As young girls, Nel and Sula shared each other's secrets and dreams in the poor black mid-West of their childhood. Then Sula ran away to live her dreams and Nel got married. Ten years later Sula returns and no one, least of all Nel, trusts her. This is a story of fear - the fear that traps us, justifying itself through perpetual myth and legend.
As girls, Nel and Sula shared each other's discoveries and dreams in the poor black mid-West of their childhood. Then Sula ran away to live her dreams and Nel got married. Ten years later Sula returns and no one, least of all Nel, trusts her. SULA is the story of the fear that makes people accept self-pity; the fear that will not countenance escape and that justifies itself through myth and legend. Sula herself is cast as a witch and demon by the people who resent her strength. They attack her with the most pervasive weapon of all, the weapon of language and story. But Sula is a woman of power, a wayward force who challenges the smallness of a world that tries to hold her down.
Toni Morrison was awarded the Nobel Prize in Literature in 1993. She is the author of many novels, including The Bluest Eye, Beloved (made into a major film), Paradise and Love. She has also received the National Book Critics Circle Award and a Pulitzer Prize for her fiction.
In characters like Sula, Toni Morrison's originality and power emerge The Nation Toni Morrison makes me believe in God. She makes me believe in a divine being, because luck and genetics don't seem to come close to explaining her Guardian Morrison explores the mythic power of femininity in a poor and isolated rural black community where women rule as mothers, warriors, witches and story-tellers... One of the most compelling writers at work today The Times Extravagantly beautiful... Enormously, achingly alive... A howl of love and rage, playful and funny as well as hard and bitter New York Times Stunning... Everything Morrison does is brilliant. -- Jill Dawson Waitrose Weekend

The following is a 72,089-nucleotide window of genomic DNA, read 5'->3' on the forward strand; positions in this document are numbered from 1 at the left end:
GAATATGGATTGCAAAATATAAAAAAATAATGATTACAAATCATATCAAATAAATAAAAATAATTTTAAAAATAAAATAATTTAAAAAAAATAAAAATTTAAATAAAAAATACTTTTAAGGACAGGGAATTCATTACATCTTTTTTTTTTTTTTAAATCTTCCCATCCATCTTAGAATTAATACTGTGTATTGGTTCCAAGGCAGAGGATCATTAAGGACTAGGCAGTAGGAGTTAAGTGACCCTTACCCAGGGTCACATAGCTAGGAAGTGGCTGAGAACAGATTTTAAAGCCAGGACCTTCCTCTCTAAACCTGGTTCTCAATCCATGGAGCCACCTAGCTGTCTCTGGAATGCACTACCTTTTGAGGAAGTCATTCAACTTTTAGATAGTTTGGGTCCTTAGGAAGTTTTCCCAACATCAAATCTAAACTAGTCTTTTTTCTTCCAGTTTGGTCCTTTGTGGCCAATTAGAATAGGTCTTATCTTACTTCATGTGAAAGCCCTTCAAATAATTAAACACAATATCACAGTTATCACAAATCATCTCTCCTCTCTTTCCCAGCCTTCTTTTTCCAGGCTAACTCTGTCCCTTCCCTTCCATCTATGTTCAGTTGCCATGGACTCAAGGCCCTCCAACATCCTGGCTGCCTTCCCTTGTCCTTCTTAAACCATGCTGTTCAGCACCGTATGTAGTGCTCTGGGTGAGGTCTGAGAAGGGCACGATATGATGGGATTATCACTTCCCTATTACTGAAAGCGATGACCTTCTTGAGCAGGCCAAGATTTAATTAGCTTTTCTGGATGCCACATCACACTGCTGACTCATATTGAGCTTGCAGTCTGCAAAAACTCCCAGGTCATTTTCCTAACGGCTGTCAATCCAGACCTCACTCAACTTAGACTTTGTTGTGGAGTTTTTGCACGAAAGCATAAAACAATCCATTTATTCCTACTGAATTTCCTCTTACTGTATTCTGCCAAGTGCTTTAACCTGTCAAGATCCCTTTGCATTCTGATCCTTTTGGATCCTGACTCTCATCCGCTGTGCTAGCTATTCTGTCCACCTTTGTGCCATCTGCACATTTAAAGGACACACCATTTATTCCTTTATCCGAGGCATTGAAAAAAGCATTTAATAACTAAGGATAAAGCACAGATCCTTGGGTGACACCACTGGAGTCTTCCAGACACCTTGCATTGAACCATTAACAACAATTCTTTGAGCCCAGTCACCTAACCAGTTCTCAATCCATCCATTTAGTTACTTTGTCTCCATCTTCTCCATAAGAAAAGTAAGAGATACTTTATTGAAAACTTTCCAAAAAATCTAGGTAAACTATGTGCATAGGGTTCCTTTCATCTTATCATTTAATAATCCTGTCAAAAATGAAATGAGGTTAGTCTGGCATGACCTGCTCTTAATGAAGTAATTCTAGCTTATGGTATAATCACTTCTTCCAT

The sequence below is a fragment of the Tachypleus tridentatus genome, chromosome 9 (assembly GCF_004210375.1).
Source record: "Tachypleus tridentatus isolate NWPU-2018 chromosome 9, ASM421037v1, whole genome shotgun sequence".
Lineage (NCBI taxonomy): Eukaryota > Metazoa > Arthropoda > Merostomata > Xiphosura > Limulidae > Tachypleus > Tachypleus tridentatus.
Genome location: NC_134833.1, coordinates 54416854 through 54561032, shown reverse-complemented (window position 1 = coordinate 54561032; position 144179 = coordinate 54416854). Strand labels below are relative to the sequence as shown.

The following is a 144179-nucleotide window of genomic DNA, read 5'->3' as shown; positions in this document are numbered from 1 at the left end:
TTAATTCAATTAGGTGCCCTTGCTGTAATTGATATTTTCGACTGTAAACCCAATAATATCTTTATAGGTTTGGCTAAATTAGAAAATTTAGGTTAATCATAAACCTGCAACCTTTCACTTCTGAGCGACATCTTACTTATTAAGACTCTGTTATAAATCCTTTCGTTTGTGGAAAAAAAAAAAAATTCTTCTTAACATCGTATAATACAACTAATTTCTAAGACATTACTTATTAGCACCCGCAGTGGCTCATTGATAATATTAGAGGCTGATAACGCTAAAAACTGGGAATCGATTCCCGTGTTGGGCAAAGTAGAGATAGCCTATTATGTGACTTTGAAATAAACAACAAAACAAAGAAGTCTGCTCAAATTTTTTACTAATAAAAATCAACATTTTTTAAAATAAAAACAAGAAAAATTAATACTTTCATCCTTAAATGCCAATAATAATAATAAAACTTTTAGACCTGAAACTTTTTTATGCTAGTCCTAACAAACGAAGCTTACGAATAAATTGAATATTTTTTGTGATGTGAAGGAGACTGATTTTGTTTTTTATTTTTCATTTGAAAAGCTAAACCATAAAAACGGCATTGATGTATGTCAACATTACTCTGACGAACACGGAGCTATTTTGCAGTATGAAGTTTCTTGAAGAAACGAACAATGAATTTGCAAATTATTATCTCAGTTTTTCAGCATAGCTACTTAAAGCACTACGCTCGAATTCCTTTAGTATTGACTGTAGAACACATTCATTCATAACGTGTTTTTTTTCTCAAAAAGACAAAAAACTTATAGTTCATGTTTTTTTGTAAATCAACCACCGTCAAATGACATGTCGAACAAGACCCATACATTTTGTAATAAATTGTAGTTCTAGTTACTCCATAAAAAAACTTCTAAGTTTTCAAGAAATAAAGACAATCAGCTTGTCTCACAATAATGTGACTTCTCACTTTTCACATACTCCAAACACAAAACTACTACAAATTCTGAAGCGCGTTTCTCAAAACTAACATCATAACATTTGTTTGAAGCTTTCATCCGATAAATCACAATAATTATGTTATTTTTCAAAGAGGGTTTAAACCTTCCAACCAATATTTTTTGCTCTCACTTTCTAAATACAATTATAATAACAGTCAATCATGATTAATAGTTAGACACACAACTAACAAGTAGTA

In a neighborhood where pain - "adult pain that rested somewhere under the eyelids" - is as pervasively omnipresent as the loveliness of May's green shade trees, death and its omens can be accepted as another face of God. But in the closed black community of the high hill overlooking a white Ohio town, there are two who stand outside the defensive webs of familial interdependence. There is mad Shadrach, victim of World War I, who defies death's capricious obscenity by ringing his bell for National Suicide Day every year - and one year he has some takers. And Sula, who will die, not like "other colored girls" rotting like a stump, but falling "like a redwood." For she is the product of a "household of throbbing disorder" and had learned isolation and the "meaningless of responsibility" early when she accidentally caused the drowning of a little boy. Intemperate, restless, Sula had some of the arrogance of her one-legged grandmother Eva. It was Eva who had long ago pondered the meaning of love when she used her only food (lard scrapings) to cure her baby boy's bellyache; yet when her son was a man, regressing to the womb of drugs, she burnt him to death. Sula also watched her mother die in flames, conscious only that she wanted the dying dance to go on. She left the village and returns to become the community's unifying evil - but will the people eventually love one who stood against the sky? Miss Morrison, author of The Bluest Eye (1970) in her deceptively gentle narrative, her dialogue that virtually speaks from the page, and her multilayered perceptions drawn through the needle's eye of any consciousness she creates, is undoubtedly a major and formidable talent, and this is an impressive second novel. (Kirkus Reviews)
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